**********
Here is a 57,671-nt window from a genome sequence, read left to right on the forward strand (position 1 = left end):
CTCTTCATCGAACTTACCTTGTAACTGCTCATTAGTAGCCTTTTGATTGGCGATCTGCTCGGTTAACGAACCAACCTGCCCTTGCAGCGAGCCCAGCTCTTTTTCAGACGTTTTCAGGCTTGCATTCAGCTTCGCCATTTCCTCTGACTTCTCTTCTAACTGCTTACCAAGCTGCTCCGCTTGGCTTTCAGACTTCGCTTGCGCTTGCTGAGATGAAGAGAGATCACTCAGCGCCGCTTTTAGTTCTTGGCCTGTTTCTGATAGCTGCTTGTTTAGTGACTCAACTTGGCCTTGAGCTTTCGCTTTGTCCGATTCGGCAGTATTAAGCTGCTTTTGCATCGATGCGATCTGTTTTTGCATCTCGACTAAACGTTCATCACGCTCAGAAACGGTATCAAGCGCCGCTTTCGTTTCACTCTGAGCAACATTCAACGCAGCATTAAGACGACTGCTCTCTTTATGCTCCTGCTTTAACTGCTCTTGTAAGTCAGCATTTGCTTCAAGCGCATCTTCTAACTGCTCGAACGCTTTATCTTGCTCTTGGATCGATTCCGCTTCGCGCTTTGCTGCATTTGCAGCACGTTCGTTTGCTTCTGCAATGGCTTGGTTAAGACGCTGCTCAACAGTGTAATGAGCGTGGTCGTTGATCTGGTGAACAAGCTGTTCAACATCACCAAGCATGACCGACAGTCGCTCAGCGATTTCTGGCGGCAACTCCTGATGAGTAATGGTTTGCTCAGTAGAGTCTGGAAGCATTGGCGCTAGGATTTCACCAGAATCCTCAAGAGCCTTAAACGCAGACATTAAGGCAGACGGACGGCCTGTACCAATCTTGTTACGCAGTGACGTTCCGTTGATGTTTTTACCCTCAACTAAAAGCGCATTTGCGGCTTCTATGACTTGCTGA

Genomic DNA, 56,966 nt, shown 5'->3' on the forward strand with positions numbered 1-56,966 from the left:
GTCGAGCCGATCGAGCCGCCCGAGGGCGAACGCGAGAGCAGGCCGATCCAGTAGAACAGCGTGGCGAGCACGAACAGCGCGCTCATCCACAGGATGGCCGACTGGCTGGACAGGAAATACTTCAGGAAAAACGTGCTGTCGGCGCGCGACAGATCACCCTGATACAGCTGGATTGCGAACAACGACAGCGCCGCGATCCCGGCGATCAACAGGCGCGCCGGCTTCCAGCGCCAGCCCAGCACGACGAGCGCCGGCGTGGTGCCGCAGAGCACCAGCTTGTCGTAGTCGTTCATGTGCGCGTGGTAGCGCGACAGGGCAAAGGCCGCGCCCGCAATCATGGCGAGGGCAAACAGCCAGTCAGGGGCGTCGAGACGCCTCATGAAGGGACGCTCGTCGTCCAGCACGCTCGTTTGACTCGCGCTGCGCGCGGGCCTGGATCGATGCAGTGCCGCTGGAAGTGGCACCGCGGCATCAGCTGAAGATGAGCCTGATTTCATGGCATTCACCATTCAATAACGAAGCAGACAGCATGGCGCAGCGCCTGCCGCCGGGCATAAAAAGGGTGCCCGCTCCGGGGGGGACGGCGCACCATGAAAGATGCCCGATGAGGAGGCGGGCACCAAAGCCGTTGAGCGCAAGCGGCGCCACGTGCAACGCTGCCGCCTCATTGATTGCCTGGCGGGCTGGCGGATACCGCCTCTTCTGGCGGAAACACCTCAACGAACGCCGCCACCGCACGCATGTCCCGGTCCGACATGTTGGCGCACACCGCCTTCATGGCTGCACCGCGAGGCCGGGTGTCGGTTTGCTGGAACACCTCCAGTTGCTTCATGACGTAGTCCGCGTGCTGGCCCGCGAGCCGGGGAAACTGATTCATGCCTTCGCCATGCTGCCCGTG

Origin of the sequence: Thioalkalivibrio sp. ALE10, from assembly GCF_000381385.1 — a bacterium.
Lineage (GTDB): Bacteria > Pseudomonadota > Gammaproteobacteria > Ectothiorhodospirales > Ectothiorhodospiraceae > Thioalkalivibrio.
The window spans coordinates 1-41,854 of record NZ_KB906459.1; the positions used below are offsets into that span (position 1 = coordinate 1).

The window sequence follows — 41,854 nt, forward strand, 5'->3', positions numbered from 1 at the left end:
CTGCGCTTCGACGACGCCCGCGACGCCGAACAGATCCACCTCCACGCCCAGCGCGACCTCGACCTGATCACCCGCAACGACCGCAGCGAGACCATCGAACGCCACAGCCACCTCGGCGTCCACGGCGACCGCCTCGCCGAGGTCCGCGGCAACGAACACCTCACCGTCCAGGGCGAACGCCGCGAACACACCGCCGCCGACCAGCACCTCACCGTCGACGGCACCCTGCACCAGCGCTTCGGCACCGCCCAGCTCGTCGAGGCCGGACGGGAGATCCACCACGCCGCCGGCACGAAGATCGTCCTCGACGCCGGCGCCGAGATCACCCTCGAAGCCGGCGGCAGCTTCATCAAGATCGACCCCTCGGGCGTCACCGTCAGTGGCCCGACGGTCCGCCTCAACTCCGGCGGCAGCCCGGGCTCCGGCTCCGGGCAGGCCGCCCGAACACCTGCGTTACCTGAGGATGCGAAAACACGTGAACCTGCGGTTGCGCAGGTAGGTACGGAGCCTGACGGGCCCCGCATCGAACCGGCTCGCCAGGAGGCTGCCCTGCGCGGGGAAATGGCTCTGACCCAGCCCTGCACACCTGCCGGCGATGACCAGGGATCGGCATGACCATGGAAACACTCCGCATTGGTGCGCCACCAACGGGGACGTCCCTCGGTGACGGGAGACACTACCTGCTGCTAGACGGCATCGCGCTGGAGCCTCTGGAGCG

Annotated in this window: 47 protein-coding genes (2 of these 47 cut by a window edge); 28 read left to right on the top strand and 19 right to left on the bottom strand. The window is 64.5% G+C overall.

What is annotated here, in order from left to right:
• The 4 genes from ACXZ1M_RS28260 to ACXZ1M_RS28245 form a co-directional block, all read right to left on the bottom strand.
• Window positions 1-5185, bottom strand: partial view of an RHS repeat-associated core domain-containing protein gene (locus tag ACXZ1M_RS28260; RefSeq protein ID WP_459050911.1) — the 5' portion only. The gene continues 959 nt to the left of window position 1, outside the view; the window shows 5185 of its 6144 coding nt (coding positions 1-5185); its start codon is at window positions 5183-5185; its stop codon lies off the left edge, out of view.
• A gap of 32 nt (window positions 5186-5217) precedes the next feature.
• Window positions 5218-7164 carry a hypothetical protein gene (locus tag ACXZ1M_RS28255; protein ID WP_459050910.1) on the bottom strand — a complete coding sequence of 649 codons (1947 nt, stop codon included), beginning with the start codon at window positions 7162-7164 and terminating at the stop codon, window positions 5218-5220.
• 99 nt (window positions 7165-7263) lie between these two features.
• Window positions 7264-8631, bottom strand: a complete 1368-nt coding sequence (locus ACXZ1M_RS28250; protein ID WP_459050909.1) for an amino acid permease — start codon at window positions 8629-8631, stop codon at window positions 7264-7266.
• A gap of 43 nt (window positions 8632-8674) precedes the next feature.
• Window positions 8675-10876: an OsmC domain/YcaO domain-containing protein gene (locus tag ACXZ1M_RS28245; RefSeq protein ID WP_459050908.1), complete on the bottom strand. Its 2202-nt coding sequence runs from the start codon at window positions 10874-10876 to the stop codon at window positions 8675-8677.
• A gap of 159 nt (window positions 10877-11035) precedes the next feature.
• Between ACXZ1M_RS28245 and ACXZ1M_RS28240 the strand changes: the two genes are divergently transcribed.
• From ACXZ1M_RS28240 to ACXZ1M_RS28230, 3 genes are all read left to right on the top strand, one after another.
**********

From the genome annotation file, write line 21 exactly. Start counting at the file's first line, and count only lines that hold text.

• Between ACXZ1M_RS28245 and ACXZ1M_RS28240 the strand changes: the two genes are divergently transcribed.